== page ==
Personal data protection still a problem in the Czech Republic
When the Office for Personal Data Protection was established three years ago few Czechs had a clear idea as to its activities and raison d'etre. Now, the office has established itself as a respected independent body which supervises the processing of personal data and deals with people's grievances regarding infringements on their right to privacy. Many people call to inquire whether their employer has a right to read their e-mail, to be informed about their state of health or how their ID number could be misused if it falls into the wrong hands. Computerization and the internet have made it much easier to collect data about people and Czechs, who were used to having the communist authorities collect whatever private data they thought fit, are now waking up to the fact that they have a right to privacy. The head of the Office for Protection of Personal Data Karel Neuwirt explains that educating people about their rights is one of the important tasks on the office's agenda :
"Czech citizens had a habit of giving their ID number to just anyone without asking for what purpose it was needed, how it would be used or for how long it would be archived. The absence of a history in data protection makes it difficult for institutions and individuals to accept the principles of data protection and act accordingly. That is why it is our role -and a very important one - to educate both the broad public and professionals in this matter."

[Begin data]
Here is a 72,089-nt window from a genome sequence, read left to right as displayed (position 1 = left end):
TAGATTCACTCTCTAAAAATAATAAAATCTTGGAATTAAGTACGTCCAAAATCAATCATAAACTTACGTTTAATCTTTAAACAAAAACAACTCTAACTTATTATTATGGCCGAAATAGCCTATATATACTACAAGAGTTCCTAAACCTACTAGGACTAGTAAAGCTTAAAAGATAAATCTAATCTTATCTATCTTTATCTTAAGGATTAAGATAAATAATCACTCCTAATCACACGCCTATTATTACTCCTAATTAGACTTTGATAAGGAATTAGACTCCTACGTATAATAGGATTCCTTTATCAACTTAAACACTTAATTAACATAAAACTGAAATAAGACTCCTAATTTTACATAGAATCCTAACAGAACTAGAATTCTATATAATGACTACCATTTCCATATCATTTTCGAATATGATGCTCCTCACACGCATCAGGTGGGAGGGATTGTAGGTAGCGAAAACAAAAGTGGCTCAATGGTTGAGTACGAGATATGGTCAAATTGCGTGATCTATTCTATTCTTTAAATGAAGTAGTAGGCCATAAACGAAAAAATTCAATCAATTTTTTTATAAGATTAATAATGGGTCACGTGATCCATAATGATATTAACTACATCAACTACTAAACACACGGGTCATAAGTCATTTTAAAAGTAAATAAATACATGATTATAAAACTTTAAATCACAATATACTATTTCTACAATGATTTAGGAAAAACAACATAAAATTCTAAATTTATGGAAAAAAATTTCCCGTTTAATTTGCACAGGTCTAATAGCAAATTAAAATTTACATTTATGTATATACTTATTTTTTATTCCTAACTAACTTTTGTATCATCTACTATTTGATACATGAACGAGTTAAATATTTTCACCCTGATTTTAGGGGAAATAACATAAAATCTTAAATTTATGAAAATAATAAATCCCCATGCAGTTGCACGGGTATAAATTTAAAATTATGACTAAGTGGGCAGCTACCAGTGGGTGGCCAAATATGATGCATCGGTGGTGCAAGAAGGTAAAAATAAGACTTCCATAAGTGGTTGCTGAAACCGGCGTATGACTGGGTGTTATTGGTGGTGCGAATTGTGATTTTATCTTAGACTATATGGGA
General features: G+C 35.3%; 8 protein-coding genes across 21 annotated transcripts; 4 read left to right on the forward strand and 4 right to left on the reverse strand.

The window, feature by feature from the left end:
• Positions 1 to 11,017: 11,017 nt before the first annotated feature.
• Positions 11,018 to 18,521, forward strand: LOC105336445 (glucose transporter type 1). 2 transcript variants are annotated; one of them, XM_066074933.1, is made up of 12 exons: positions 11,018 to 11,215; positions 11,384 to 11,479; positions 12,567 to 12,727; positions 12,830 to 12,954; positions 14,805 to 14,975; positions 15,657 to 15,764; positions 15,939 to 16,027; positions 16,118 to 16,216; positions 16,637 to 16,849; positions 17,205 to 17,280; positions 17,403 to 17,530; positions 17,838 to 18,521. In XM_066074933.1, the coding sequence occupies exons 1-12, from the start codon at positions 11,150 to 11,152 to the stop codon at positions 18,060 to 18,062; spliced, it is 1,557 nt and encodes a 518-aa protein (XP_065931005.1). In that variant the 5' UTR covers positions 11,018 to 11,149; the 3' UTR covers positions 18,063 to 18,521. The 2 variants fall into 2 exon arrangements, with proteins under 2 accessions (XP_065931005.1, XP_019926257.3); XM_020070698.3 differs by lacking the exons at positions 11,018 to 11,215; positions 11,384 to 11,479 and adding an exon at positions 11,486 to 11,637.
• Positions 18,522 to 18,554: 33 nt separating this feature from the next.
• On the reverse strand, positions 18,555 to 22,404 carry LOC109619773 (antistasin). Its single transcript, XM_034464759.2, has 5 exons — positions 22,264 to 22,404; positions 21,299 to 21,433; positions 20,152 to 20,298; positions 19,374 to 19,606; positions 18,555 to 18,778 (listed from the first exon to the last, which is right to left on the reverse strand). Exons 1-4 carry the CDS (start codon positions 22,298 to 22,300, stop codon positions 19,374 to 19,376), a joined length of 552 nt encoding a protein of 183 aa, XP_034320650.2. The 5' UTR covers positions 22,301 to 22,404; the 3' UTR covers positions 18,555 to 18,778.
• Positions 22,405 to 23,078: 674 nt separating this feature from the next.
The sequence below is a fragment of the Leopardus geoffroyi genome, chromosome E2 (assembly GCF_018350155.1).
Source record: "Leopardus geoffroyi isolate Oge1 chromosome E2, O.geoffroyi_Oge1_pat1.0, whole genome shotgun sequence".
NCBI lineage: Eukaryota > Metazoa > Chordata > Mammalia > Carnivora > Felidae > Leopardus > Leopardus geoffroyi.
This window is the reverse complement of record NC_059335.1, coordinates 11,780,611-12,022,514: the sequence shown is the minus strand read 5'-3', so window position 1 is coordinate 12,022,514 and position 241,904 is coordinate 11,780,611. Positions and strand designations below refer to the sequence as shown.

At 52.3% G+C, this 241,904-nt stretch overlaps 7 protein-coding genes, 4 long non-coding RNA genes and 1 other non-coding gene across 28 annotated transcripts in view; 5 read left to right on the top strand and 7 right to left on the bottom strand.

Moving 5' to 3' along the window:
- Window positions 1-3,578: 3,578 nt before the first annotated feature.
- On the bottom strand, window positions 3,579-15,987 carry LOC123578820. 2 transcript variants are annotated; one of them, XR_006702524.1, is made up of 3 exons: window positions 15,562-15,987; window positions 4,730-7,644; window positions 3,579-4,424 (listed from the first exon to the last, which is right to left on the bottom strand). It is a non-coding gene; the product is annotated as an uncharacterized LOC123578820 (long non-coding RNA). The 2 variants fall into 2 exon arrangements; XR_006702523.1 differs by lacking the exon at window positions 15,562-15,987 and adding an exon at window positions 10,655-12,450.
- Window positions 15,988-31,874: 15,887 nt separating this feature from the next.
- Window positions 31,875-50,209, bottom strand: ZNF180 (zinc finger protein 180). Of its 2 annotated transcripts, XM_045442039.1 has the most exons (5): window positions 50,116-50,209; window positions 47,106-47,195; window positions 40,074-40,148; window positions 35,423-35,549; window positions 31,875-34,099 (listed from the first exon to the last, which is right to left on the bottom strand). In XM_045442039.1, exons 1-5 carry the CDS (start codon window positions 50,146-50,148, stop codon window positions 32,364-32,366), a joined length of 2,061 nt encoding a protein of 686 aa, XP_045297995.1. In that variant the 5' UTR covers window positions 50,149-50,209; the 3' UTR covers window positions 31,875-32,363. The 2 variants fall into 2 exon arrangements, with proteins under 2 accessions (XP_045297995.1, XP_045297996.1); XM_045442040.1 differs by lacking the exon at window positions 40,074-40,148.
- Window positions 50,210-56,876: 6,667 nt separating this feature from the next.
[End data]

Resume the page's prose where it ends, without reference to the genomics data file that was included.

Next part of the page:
I understand you are also helping other - eastern - states to set up similar institutions of their own ...?
"Yes, we /the central European countries/ have regular consultations with the Baltic states and we debate our common problems. From time to time we observe that our difficulties are different from those of EU members states so we get together and discuss how to deal with these problems and how to best prepare for entry into the EU."
Could you specify in what way your problems differ for those of the EU member states?
"Yes, collecting and abusing ID numbers for example, is typical for this part of the world. Abusing personal data gathered by the former communist secret service is another example. Those are features typical of eastern Europe and they are linked to our common legacy, to the ways in which the system worked before. We all need to amend our health legislation in order to protect people's right to privacy as well as legislation pertaining to the banking sector. And of course another common aspect is that all this is new to the countries of the post communist world. Data protection and the right to privacy are entirely new concepts for us and we are striving to become increasingly harmonized with the countries of the EU."